Non-Democratic Regimes: Theory, Government and Politics

Non-Democratic Regimes: Theory, Government and Politics

Non-Democratic Regimes: Theory, Government and Politics

Non-Democratic Regimes: Theory, Government and Politics

Synopsis

Paul Brooker's text provides a comprehensive assessment of the nature of authoritarian regimes, their changing character in the post-Cold War world, and the main theoretical explanations of their incidence, character and performance.

Excerpt

Although the world has entered an 'age of democracy', non- democratic regimes continue to be of more than just historical interest to students of comparative government and politics. One reason is simply that the global wave of democratisation lost momentum in the early 1990s and left some important non-democratic regimes in place. They still govern a significant proportion of the world's population, with the Chinese communist regime alone ruling a quarter of humanity, and they are still a source of international tension, as in the case of Saddam Hussein's regime in Iraq. A second reason is that there may be a revival of non-democratic rule, on a regional or even global scale, in the twenty-first century. It is therefore as well to be forewarned and forearmed by past experiences of how and why non-democratic regimes emerge.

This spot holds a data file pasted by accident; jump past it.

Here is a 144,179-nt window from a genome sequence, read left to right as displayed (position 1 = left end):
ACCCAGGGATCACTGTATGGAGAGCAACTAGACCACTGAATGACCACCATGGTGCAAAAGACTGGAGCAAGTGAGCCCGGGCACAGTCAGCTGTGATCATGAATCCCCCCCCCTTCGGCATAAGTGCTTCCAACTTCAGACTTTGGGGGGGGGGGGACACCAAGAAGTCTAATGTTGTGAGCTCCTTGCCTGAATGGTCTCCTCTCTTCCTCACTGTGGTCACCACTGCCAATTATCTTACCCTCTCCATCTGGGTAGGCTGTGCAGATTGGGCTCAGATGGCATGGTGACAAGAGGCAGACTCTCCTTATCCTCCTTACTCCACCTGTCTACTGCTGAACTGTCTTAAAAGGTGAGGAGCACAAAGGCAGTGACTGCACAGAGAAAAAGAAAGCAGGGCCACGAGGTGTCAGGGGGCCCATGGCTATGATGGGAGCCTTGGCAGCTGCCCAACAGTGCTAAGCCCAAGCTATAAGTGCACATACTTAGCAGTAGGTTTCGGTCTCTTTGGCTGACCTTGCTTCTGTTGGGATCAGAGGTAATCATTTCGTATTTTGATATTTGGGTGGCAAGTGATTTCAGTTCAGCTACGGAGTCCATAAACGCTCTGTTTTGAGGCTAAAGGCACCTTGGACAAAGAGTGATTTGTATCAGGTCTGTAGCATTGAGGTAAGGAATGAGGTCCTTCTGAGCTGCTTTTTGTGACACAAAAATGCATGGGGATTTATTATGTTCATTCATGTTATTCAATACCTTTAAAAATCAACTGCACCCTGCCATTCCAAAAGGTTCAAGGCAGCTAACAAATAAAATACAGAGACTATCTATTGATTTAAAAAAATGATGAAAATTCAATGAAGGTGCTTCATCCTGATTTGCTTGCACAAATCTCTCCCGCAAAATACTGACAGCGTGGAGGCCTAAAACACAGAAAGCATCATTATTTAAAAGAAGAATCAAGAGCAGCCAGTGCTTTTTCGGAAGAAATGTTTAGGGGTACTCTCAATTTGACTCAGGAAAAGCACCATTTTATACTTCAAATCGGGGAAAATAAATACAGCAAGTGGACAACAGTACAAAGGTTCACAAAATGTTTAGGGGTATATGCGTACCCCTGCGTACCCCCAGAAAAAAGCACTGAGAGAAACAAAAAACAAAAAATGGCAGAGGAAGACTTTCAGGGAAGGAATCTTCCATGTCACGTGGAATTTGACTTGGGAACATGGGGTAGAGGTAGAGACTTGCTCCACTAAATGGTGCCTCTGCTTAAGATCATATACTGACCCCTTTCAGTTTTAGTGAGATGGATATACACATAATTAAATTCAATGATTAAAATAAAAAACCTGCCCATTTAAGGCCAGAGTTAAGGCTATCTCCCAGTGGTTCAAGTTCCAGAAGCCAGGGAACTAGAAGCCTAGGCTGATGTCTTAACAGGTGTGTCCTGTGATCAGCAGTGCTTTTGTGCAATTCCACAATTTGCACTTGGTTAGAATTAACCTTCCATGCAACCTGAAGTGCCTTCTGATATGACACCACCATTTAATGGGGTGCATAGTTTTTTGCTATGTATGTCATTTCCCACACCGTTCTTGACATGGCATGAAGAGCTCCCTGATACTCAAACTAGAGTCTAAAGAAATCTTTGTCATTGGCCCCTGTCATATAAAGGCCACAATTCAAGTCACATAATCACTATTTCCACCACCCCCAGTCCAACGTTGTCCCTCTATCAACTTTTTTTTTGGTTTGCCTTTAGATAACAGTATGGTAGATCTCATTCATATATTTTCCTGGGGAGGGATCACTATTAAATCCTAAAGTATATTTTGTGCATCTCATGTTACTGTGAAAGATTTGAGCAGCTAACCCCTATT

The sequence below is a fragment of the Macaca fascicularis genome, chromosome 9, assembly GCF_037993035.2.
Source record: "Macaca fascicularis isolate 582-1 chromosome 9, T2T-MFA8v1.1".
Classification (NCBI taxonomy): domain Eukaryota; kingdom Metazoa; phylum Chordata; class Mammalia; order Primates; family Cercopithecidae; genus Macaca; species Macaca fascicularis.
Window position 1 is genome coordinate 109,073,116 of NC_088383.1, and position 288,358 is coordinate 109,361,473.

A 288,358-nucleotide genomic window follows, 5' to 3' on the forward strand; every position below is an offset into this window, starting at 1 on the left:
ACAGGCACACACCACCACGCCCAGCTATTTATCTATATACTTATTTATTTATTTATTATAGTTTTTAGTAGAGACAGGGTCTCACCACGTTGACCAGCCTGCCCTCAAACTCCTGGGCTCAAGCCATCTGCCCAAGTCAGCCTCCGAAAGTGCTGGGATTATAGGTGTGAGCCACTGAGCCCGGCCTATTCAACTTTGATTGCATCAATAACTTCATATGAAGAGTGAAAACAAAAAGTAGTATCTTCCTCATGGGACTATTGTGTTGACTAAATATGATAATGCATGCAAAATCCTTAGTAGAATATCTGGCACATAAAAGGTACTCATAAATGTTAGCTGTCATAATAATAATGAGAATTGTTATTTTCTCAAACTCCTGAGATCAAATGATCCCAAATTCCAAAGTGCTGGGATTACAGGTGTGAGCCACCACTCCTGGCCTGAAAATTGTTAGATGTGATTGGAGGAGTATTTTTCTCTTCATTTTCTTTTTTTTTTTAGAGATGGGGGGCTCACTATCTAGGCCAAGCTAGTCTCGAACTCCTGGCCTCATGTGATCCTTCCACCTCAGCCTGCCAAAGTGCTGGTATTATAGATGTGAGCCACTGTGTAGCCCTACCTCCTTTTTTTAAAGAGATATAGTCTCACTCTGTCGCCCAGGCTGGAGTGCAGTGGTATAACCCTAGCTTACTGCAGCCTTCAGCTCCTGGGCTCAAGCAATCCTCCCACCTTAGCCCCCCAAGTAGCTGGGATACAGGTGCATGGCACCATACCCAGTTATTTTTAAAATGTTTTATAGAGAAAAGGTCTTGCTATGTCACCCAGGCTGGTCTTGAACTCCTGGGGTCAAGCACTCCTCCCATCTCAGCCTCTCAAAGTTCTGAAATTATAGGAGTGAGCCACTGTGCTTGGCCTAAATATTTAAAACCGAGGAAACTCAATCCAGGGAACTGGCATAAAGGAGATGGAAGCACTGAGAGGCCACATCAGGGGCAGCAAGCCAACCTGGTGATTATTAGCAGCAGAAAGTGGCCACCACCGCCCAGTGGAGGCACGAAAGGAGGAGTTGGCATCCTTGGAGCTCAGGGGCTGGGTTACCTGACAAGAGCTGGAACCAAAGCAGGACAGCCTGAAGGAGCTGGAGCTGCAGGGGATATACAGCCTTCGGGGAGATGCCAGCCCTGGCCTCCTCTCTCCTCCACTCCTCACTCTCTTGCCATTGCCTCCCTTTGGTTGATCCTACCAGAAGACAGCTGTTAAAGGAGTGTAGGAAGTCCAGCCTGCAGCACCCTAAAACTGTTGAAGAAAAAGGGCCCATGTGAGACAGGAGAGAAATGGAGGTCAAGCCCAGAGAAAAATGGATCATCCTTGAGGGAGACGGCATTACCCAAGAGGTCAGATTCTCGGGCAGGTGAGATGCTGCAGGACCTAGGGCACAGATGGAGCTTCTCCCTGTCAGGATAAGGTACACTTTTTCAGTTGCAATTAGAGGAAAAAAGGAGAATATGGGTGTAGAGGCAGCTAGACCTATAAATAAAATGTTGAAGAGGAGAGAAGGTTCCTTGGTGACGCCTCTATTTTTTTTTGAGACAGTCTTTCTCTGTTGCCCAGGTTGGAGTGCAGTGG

Thirdly, non-democratic regimes have played a very influential role in the history and development of politics and government. Non-democratic government, whether by elders, chiefs, monarchs, aristocrats, empires, military regimes or one-party states, has been the norm for most of human history. As late as the 1970s non-democratic government was more common than democracy, and for a large part of the twentieth century first fascism and then communism seemed to have replaced democracy as the 'wave of the future'. Furthermore, the era of non-democratic rule has had an important influence on the development of government and politics. In particular, many newly emerged democracies are still experiencing the after-effects of dictatorship, as in formerly military-ruled Latin America and formerly communist Eastern Europe.

Fourthly, the prominent role that non-democratic regimes . . .

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